Manila (CNN Philippines Life) — It’s been said that hip-hop and R&B took hold of the reins in music this year, with year end lists highlighting rap albums that break boundaries and transcend the ways of hip-hop “OGs” and right-wingers. Manila’s own contribution to this generalized and vaguely subjective impression is a flourishing of more electronic acts (albeit not necessarily with a hip-hop DNA), whether exposed or obscure, anonymous or flamboyant, honest or controversial, existing on URL or IRL, cliche or avant garde, palatable or seditious.
But 2016 is not the year of dualities, even if it may seem so. Divisions between music “scenes” are becoming irrelevant. The boundary between the analog and the digital is becoming nearly indistinguishable. This is most apparent in the way local recording artists interact with each other and utilize technology to release their music and get their message across, to the public, and to one another. You have the older, analog-bred bands who toy with electronic ways of making music, and you have internet-inhabiting bedroom musicians incorporating analog approaches to creating their songs. Most of all, there is the modern artist’s need to expand to digital platforms while still retaining warmth and the fingerprints on a fresh album (whether on the surface of a vinyl or a CD case) by scrambling to CD printing presses, now an endangered species in the country. Talk of technology is becoming more relevant than the blurring of the indie and the mainstream in music — with big shot artists now employing the methods of DIY acts and vice versa — which is supposed to be old news by now, and something that 2016 can move on from.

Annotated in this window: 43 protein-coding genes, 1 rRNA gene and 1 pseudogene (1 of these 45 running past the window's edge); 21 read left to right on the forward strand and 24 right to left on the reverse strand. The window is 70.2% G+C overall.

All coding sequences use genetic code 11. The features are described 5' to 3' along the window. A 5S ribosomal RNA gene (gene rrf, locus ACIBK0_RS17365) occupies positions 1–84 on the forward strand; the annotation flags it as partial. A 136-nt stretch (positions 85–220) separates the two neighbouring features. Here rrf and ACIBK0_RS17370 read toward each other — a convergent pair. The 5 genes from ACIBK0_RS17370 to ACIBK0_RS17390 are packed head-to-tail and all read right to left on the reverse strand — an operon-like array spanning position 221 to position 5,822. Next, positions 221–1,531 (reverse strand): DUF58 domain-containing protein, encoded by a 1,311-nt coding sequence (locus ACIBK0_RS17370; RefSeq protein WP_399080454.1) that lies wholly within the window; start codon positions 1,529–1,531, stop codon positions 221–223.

Despite the conflict faced by the medium, there is no threat to the multitude of genres local artists have churned out — and continue to churn out — as we dive right into 2017. It’s an exciting momentum, and everyday, everywhere, new musical projects rise up without any notice, nor any care, about conformities to pop, shoegaze, grunge, punk, soul, rap, vaporwave, etc. In 2016, the essence of these words have been diluted and experimented with so much so that they mean almost nothing, and new sounds rise from the ashes. So it’s not just the year of “hip-hop” after all.
The following list was also informed by a survey conducted among several local artists, record labels, productions, and music fans — all from different genres and circles.
Calix — “Breakout Satirist”
Calix has mostly been gaining traction on the online world of underground rap, and the first time he came out to play live in a small bar-cafe on a corner street, hip-hop kids filled the room and caused a rumpus. Ditching swag for lyrical substance, his album “Breakout Satirist” is as unglamorous as it’s supposed to be — what with the pitched-down, almost jarring vocals — but whatever it lacks, it makes up for with conviction within political anti-government throw-downs, and the aspirations to reach out to and incite a larger audience.
Beast Jesus — “In Various States of Disassembly”
The brutal music of Beast Jesus seems to hail from the bowels of a dystopian metropolis, but they have a soft spot, and they’re willing to show it. In “In Various States of Disassembly,” the band’s lighter shoegaze rock leanings allow them to express the more atmospheric and reverberating emotions hiding underneath the pain and anger. Warm and gritty, serious and slightly taunting — the album is what metal sounds like and should sound like today.
Tom’s Story — “Tom’s Story”
Instrumental band Tom’s Story is known for its stunning live performances, with intelligent guitar lines and sophisticated song arrangements. The band’s self-titled album is just as sublime, with all the songs weaving together like an intricate piece of cloth — a testament to their fine-tuned musicianship.
John Pope — “Halocline”